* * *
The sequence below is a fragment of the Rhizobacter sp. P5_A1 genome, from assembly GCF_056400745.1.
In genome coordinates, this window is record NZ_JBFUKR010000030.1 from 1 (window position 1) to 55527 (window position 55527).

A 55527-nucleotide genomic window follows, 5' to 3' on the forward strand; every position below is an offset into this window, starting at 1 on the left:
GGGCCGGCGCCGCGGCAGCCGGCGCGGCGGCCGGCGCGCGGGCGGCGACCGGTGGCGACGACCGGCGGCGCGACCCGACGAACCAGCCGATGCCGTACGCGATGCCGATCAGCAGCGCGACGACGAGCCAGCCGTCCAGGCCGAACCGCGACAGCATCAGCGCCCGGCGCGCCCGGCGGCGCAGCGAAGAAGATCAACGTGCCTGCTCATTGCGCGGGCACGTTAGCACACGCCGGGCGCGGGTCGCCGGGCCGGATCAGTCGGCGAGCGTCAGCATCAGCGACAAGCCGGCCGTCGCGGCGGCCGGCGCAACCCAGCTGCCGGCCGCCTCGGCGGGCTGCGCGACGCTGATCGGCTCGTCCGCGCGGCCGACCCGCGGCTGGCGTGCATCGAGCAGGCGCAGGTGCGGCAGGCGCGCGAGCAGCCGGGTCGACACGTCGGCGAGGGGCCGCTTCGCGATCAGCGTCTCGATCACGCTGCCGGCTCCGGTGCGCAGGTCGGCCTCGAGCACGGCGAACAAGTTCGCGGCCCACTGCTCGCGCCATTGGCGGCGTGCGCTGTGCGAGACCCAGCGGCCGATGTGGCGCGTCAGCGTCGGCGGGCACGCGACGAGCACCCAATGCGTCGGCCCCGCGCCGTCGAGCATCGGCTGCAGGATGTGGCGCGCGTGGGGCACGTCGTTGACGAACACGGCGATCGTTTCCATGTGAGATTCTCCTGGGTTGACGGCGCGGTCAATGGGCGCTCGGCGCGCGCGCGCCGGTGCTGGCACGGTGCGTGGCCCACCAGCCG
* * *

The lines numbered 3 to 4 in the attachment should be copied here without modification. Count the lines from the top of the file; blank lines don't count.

A 55527-nucleotide genomic window follows, 5' to 3' on the forward strand; every position below is an offset into this window, starting at 1 on the left:
GGGCCGGCGCCGCGGCAGCCGGCGCGGCGGCCGGCGCGCGGGCGGCGACCGGTGGCGACGACCGGCGGCGCGACCCGACGAACCAGCCGATGCCGTACGCGATGCCGATCAGCAGCGCGACGACGAGCCAGCCGTCCAGGCCGAACCGCGACAGCATCAGCGCCCGGCGCGCCCGGCGGCGCAGCGAAGAAGATCAACGTGCCTGCTCATTGCGCGGGCACGTTAGCACACGCCGGGCGCGGGTCGCCGGGCCGGATCAGTCGGCGAGCGTCAGCATCAGCGACAAGCCGGCCGTCGCGGCGGCCGGCGCAACCCAGCTGCCGGCCGCCTCGGCGGGCTGCGCGACGCTGATCGGCTCGTCCGCGCGGCCGACCCGCGGCTGGCGTGCATCGAGCAGGCGCAGGTGCGGCAGGCGCGCGAGCAGCCGGGTCGACACGTCGGCGAGGGGCCGCTTCGCGATCAGCGTCTCGATCACGCTGCCGGCTCCGGTGCGCAGGTCGGCCTCGAGCACGGCGAACAAGTTCGCGGCCCACTGCTCGCGCCATTGGCGGCGTGCGCTGTGCGAGACCCAGCGGCCGATGTGGCGCGTCAGCGTCGGCGGGCACGCGACGAGCACCCAATGCGTCGGCCCCGCGCCGTCGAGCATCGGCTGCAGGATGTGGCGCGCGTGGGGCACGTCGTTGACGAACACGGCGATCGTTTCCATGTGAGATTCTCCTGGGTTGACGGCGCGGTCAATGGGCGCTCGGCGCGCGCGCGCCGGTGCTGGCACGGTGCGTGGCCCACCAGCCG